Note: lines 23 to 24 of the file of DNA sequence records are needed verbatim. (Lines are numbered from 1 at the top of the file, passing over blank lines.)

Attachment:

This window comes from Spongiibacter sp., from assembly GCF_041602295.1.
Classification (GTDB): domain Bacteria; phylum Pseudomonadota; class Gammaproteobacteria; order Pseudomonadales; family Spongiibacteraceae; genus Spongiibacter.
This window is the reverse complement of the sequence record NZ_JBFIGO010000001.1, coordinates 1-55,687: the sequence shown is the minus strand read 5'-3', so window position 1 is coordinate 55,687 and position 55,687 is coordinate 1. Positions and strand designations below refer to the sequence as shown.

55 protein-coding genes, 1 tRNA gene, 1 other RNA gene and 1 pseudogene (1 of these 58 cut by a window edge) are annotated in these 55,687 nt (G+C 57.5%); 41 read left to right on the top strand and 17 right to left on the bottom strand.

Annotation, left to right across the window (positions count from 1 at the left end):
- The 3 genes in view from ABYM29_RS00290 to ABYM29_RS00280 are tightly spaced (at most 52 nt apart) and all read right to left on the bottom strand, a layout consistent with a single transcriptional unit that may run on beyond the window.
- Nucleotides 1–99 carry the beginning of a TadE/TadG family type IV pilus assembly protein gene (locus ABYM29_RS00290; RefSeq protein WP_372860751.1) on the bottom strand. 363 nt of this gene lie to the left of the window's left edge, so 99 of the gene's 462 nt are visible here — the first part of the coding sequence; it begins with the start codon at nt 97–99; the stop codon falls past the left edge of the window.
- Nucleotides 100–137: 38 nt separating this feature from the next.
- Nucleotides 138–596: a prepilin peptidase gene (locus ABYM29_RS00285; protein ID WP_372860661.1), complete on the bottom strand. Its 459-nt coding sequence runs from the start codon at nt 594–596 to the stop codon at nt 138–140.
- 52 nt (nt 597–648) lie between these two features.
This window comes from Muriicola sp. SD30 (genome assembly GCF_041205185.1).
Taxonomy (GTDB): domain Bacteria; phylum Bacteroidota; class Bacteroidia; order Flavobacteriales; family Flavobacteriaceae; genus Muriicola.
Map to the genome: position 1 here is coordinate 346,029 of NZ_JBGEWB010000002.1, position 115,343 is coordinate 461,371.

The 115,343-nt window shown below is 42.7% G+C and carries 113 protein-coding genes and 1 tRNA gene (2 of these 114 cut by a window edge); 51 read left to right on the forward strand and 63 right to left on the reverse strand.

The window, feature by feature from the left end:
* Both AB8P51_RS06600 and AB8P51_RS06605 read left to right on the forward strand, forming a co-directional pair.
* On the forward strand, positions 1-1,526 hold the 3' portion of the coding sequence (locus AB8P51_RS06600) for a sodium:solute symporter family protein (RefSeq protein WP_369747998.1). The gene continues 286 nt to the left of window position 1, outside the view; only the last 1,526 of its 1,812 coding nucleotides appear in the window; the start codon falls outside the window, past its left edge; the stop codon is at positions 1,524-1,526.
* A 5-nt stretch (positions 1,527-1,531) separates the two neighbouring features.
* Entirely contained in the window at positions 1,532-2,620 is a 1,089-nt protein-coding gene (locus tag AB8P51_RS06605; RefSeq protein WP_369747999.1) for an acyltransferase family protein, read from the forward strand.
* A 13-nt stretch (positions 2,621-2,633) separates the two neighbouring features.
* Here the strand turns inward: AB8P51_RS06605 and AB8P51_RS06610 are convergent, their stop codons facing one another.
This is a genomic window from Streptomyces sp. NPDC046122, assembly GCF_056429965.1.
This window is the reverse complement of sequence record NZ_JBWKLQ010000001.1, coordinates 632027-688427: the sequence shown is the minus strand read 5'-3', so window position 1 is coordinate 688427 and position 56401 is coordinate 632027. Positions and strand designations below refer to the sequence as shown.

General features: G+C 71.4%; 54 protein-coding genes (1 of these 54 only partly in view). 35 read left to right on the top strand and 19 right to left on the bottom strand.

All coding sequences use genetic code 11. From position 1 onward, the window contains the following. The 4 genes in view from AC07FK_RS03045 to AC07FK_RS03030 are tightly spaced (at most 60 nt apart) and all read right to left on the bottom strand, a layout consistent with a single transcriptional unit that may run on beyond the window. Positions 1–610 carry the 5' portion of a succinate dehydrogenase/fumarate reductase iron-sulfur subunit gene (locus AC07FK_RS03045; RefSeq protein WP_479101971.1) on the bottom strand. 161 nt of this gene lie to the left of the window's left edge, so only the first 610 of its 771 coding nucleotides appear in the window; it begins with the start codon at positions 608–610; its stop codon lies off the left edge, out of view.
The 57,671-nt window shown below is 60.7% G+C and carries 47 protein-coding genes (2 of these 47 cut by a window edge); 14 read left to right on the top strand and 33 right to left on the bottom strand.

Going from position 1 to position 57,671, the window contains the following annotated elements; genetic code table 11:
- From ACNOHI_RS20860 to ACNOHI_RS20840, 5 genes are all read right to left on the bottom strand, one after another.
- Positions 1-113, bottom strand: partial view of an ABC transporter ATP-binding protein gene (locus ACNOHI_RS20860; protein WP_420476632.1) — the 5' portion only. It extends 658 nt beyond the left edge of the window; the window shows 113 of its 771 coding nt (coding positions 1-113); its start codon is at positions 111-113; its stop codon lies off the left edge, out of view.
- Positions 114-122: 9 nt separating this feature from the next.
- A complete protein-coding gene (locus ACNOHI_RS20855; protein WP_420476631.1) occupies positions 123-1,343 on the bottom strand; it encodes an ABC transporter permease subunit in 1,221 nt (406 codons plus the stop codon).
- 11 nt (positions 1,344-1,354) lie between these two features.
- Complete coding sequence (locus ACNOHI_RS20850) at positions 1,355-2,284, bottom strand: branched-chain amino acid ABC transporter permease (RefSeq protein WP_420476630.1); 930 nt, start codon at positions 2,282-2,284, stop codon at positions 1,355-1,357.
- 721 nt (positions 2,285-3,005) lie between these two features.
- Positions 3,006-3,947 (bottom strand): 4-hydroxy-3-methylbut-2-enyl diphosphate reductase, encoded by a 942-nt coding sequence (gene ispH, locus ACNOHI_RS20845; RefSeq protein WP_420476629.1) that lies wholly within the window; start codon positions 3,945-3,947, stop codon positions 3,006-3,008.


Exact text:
This window is the reverse complement of sequence record NZ_JBWKLQ010000001.1, coordinates 632027-688427: the sequence shown is the minus strand read 5'-3', so window position 1 is coordinate 688427 and position 56401 is coordinate 632027. Positions and strand designations below refer to the sequence as shown.

General features: G+C 71.4%; 54 protein-coding genes (1 of these 54 only partly in view). 35 read left to right on the top strand and 19 right to left on the bottom strand.